2.4.2 Patient image modelling

      • i.
        Simulation of patient SPECT projections in GATE
      The gamma camera model used for generating calibration images was used for patient image simulations. The patient model was segmented for soft tissues (liver, kidneys, spleen, tumour), bones, lungs and the remainder of the field of view. The segmentation was stored as a.nrrd (nearly raw raster data) file in Slicer, which is often used for scientific visualisation and image processing incorporating N-dimensional data. Tessellated mesh structures were generated for each volume of interest. This helped prevent patient and detector volume collision in the virtual GATE environment [
      • Kayal G.
      • Chauvin M.
      • Mora-Ramirez E.
      • Clayton N.
      • Tran-Gia J.
      • Lassmann M.
      • et al.
      ]. The materials and the densities associated with each compartment or volume of interest were assigned in GATE. Heterogeneous activity distribution maps were generated for each time point. The 177Lu spectrum presented above for calibration image modelling was used. The number of primaries simulated from the first to the last time point ranged from 3.18 × 1011 to 1.0 × 1011 (Bq. s). The generation of patient SPECT images is described in more detail in Kayal et al. [
      • Kayal G.
      • Chauvin M.
      • Vergara-Gil A.
      • Clayton N.
      • Ferrer L.
      • Moalosi T.
      • et al.
      Generation of clinical 177Lu SPECT/CT images based on Monte Carlo simulation with GATE.
      ].
      • ii.
        Validation of simulated patient projections
      The goodness of simulations was assessed using the same metrics previously mentioned for the calibration images – flattened profiles and gamma index (by specifying 2% DD and 1-pixel DTA criteria).
      • iii.
        Reconstruction of patient projections
      Simulated SPECT projections were integrated into the template of the clinical images, and DICOM tags modified according to the procedure adopted for calibration images. The simulated patient SPECT/CT images were reconstructed using the same software and the same reconstruction parameters as the clinical dataset. These reconstructed SPECT/CT images have a dimension of 128 × 128 × 90 and voxel size of 4.418 × 4.418 × 4.418 mm3.

      2.5 Validation procedure

      Fig. 4 describes the workflow for evaluating the viability of the DosiTest project by comparing the absorbed dose rates generated directly from the input (referred to as ‘a’ in Fig. 4) to those obtained after reconstructing simulated SPECT/CT images and subsequent image-based clinical dosimetry (referred to as ‘d’ in Fig. 4).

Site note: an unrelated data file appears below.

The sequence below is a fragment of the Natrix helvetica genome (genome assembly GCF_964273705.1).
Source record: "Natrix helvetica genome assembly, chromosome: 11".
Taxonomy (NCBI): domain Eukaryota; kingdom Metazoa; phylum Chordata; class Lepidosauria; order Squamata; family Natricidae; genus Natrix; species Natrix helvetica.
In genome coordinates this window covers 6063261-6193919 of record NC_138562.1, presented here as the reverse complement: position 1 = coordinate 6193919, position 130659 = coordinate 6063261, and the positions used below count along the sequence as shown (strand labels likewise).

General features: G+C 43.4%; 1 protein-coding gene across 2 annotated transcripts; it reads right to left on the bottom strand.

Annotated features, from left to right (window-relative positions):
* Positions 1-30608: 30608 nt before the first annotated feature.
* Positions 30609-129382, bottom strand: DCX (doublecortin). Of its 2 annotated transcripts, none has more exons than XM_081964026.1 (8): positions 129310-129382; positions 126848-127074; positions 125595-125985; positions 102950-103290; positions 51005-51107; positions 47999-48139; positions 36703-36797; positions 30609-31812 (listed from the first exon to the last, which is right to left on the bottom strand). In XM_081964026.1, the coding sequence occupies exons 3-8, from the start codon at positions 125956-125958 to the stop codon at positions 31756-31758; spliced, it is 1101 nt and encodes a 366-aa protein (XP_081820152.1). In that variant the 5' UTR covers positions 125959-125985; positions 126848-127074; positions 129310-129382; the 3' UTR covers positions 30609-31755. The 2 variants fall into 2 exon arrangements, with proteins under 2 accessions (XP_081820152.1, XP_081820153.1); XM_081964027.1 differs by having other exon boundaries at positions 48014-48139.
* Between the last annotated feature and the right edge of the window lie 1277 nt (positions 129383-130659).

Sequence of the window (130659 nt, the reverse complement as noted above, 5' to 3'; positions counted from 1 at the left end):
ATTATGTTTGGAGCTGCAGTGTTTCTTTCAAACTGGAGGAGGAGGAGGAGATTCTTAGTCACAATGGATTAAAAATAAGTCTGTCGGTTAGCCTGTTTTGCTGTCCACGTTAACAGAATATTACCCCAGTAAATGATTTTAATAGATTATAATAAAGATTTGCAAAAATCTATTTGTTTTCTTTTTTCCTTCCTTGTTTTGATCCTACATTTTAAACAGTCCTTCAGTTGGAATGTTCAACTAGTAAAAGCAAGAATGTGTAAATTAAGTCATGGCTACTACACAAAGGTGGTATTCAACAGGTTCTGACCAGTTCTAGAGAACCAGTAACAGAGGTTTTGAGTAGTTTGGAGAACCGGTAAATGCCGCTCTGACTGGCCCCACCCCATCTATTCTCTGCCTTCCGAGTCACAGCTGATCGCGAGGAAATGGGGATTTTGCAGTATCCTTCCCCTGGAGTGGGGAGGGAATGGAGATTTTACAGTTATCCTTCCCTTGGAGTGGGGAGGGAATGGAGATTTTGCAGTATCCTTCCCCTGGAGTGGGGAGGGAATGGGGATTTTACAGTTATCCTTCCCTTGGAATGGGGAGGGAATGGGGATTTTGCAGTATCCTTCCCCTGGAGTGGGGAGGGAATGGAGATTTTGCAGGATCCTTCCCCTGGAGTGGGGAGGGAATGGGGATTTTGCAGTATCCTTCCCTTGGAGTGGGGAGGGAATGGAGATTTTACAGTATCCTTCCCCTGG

Figure thumbnail gr4
      Fig. 4Schematic describing the comparison workflow for assessing the feasibility of DosiTest. The ‘input’ is the starting point. a) Reference absorbed dose rates are calculated directly from the ‘input’ in GATE without imaging (referred to as ‘Ground truth’). b) From ‘input’, simulated SPECT projections are generated and activity maps are obtained after reconstruction. c) These derived activity maps are compared to the input (referred to as ‘Activity comparison’). d) Absorbed dose rates are computed from the simulated activity maps (referred to as ‘Image based’) and these are compared to the ‘Ground truth’ absorbed dose rates (referred to as ‘ADR comparison’). (This figure was derived from the pioneer work of dewaraja et al.
      [
      • Dewaraja Y.K.
      • Wilderman S.J.
      • Ljungberg M.
      • Koral K.F.
      • Zasadny K.
      • Kaminiski M.S.
      Accurate dosimetry in 131I radionuclide therapy using patient-specific, 3-dimensional methods for SPECT reconstruction and absorbed dose calculation.
      ]
      )

      2.5.1 Activity-indexed images

      • i.
        Generation of simulated activity-indexed images.
      The simulated patient reconstructed SPECT/CT images were fed into the OpenDose3D Slicer toolkit along with the derived simulation calibration factor, activity injected (6848 MBq) and date/time of activity administration. Activity-indexed maps from the simulated data set for each time point were generated.
      • ii.
        Activity comparison (Input vs generated activity images).
      Activity input was compared to the simulated activity-indexed images obtained after the reconstruction and calibration of the simulated dataset at each time point using flattened profiles and gamma index. This is referred to as 'ActivityComparison' in Fig. 4.